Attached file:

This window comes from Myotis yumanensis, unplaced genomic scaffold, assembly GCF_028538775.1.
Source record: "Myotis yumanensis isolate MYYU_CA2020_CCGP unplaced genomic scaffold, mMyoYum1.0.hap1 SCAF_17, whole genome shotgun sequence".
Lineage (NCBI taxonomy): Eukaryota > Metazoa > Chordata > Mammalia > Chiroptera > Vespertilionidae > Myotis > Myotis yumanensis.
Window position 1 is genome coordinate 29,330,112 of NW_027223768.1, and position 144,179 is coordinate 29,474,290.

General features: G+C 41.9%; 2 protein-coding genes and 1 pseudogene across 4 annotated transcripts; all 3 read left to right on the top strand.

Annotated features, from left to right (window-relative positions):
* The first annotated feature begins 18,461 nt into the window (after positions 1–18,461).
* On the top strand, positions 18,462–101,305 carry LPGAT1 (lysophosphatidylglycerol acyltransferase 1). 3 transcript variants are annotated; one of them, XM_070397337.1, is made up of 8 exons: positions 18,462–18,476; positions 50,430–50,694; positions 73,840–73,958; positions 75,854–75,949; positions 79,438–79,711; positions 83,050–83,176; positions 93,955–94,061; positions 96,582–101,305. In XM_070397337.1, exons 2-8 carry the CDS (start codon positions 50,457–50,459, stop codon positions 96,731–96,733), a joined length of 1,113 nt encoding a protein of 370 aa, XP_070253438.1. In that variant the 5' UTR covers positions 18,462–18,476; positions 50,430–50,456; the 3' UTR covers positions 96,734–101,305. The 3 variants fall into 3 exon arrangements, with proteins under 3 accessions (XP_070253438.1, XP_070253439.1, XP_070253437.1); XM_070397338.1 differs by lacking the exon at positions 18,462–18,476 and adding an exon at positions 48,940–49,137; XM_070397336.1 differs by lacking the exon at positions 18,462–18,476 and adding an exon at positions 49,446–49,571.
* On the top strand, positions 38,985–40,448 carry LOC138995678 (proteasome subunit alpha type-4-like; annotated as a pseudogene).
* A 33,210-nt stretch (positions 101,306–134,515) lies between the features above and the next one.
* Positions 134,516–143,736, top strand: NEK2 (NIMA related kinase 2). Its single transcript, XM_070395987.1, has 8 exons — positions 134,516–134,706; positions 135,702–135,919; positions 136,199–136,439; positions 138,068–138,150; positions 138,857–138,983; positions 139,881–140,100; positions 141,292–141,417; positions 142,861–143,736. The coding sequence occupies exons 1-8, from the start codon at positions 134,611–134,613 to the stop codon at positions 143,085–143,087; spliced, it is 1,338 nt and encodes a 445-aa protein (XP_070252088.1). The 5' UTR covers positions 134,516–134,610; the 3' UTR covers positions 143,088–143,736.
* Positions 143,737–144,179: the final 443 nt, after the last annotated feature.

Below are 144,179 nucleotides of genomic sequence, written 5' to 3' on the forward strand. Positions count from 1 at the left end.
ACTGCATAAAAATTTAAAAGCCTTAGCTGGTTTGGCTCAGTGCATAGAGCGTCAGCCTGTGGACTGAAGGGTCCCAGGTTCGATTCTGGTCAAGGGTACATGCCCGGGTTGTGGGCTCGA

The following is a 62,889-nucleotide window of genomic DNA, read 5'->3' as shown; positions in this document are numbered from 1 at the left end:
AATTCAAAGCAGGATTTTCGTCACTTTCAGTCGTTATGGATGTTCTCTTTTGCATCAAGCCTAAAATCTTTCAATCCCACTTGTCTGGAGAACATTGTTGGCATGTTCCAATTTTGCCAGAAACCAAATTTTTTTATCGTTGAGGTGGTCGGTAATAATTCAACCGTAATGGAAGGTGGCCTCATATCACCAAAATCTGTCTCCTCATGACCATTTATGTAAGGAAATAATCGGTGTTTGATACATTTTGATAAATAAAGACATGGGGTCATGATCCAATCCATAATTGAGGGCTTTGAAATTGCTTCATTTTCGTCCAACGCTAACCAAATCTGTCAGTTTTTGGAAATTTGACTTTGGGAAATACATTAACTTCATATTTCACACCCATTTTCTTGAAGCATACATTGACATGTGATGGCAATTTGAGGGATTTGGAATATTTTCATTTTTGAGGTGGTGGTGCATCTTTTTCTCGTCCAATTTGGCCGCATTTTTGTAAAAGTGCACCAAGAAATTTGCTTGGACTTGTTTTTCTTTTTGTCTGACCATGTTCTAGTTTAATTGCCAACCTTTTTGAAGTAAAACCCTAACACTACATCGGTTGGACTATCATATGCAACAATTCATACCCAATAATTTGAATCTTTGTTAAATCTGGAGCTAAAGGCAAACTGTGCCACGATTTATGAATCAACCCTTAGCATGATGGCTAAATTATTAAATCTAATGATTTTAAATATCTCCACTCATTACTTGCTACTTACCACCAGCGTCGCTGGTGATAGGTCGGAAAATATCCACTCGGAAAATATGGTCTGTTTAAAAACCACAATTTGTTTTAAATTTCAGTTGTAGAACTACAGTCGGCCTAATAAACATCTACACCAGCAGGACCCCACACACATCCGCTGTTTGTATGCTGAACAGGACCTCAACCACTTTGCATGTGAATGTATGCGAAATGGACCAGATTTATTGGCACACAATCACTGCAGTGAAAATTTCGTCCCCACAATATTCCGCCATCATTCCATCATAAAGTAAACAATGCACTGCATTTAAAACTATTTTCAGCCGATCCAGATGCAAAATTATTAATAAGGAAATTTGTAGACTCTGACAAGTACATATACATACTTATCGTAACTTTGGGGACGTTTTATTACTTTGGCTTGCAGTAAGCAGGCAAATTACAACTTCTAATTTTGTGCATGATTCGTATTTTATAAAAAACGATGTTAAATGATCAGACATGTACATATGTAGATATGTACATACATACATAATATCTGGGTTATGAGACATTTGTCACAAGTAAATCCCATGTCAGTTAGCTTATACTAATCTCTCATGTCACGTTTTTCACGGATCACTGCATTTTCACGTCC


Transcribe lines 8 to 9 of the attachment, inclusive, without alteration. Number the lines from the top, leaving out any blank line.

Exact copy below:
* On the top strand, positions 18,462–101,305 carry LPGAT1 (lysophosphatidylglycerol acyltransferase 1). 3 transcript variants are annotated; one of them, XM_070397337.1, is made up of 8 exons: positions 18,462–18,476; positions 50,430–50,694; positions 73,840–73,958; positions 75,854–75,949; positions 79,438–79,711; positions 83,050–83,176; positions 93,955–94,061; positions 96,582–101,305. In XM_070397337.1, exons 2-8 carry the CDS (start codon positions 50,457–50,459, stop codon positions 96,731–96,733), a joined length of 1,113 nt encoding a protein of 370 aa, XP_070253438.1. In that variant the 5' UTR covers positions 18,462–18,476; positions 50,430–50,456; the 3' UTR covers positions 96,734–101,305. The 3 variants fall into 3 exon arrangements, with proteins under 3 accessions (XP_070253438.1, XP_070253439.1, XP_070253437.1); XM_070397338.1 differs by lacking the exon at positions 18,462–18,476 and adding an exon at positions 48,940–49,137; XM_070397336.1 differs by lacking the exon at positions 18,462–18,476 and adding an exon at positions 49,446–49,571.
* On the top strand, positions 38,985–40,448 carry LOC138995678 (proteasome subunit alpha type-4-like; annotated as a pseudogene).